International Journal of American Linguistics
��TEPECANO PRAYERS By J. ALDEN MASON
��THE following prayers or perdones as they are locally termed were collected during the months of December, 1911, to March, 1912, and from November of the latter year to January, 1913, while I was enjoying the facilities for field work afforded me as representative from the University of Pennsylvania to the International School of Mexican Ethnology and Archeology. They were secured in Azqueltan, a little pueblo in the northeastern corner of the state of Jalisco, some hundred miles west of Zacatecas and nearly the same distance north of Guadalajara. Here live the remainder of the Tepecanos, at present the southernmost people speaking a language of the Piman group. A brief sketch of their life and customs1 and collections of their folk-tales2 have been published as well as a short account of one of the religious fiestas.3
The principal results of the residence in Azqueltan, in addition to the above-mentioned sketches, were studies of the language and of the religion of this group. An exposition of the language is being published by the New York Academy of Sciences.4 To the same Academy is due no little credit for the appearance of the present paper, since it supplied
1 The Tepehuan Indians of Azqueltan, Proceedings of the XVIII International Congress of Americanists, London, 1912, p. 344.
2 Four Mexican-Spanish Fairy-Tales from Azqueltan, Jalisco, J. A. F. L., XXV, p. 191; Folk-Tales of the Tepecanos, ibid., XXVII, p. 148.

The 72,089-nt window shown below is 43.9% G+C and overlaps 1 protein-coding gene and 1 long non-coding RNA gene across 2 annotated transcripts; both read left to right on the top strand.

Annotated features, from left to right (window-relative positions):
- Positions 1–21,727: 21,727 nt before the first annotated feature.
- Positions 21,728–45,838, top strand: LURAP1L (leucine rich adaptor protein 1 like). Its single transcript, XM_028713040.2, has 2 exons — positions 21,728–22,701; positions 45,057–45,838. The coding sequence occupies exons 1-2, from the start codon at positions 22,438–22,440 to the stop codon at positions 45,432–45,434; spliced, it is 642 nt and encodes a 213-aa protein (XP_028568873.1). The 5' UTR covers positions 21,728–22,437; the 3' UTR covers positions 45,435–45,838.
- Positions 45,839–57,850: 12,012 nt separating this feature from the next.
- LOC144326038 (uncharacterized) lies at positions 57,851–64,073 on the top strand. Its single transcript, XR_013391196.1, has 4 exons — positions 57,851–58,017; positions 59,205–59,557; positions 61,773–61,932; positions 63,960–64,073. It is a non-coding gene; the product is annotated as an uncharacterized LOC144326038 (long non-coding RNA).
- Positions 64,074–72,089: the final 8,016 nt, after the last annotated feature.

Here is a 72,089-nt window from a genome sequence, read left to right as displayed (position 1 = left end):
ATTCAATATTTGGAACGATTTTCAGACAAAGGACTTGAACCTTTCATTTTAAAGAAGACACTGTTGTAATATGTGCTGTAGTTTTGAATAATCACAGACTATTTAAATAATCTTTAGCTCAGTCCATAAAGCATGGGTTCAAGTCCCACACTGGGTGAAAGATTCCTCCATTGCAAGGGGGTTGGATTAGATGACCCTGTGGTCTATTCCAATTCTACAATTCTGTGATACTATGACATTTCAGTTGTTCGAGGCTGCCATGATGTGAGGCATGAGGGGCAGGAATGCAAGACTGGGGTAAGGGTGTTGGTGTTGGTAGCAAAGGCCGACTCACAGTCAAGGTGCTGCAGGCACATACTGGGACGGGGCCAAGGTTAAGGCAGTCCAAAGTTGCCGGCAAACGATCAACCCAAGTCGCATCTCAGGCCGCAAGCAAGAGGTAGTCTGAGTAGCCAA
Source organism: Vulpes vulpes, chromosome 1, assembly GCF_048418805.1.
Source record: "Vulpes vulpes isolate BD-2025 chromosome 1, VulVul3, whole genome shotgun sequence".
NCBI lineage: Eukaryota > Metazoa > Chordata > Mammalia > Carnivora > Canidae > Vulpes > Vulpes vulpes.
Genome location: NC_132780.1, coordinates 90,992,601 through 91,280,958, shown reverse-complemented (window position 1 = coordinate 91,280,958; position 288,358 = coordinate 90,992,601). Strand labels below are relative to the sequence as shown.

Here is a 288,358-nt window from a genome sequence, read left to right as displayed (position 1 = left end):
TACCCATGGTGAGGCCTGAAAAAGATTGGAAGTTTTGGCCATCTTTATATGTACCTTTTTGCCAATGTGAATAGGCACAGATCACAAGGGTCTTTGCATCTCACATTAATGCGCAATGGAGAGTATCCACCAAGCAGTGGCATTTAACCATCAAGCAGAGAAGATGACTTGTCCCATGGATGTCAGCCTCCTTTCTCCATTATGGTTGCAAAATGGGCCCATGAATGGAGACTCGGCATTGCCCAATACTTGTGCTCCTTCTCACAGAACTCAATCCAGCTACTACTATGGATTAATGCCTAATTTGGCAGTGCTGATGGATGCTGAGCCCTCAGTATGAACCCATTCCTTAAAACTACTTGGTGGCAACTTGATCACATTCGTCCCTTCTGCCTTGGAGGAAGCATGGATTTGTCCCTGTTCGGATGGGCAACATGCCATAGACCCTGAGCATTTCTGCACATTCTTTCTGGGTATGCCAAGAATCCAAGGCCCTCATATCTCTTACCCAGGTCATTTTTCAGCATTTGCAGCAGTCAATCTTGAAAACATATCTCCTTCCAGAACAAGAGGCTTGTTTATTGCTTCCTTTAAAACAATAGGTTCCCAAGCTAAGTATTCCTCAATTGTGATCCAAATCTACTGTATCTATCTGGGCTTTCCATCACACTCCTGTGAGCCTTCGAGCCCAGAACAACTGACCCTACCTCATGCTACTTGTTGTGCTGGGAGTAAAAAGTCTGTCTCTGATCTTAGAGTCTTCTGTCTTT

3 The Pinole Fiesta at Azqueltan, University of Pennsylvania Museum Journal, III, p. 44.
4 Tepecano, A Piman Language of Western Mexico, Annals of the New York Academy of Sciences. The appearance of this article is delayed on account of the war.
��the needed funds for its preparation. The present collection of prayers is presented partly as illustrative material for the aforesaid linguistic sketch and partly as basic material for the study of the religion which is to be prepared. For this reason the prayers are presented with little introduction and no attempt has been made to explain the ceremonial allusions. Footnotes have been appended only to elucidate grammatical points.
The greater number of the prayers were given me by my principal informant, Eleno Aguilar. A few were given by the Cantador Mayor or High Priest, Rito de la Cruz, and one was secured from Francisco Aguilar. But all were revised and corrected by Eleno.
The religion of the Tepecanos appears to be very similar to those of the other neighboring peoples of the Sierra Madre Occidental, the Huichol, Cora, Tepehuane and Tarahumare. Preuss has published a voluminous account of the religion of the Cora6 and Lumholtz more or less detailed accounts of those of the other groups, 6 particularly the Huichol.7 The religion of the latter appears to be somewhat specialized but those of the other groups are doubtless basically the same. Preuss gives many songs and prayers very similar in form and concept to those given here and Lum- holtz mentions the same among other groups.
5 K. T. Preuss, Die Religion der Cora-Indianer, Leipzig, 1912, and many smaller articles in various periodicals.
6 Karl Lumholtz, Unknown Mexico, New York, 1902, and several smaller articles.
7 Symbolism of the Huichol Indians, Memoirs of the American Museum of Natural History, New York, III, May, 1900, and other papers.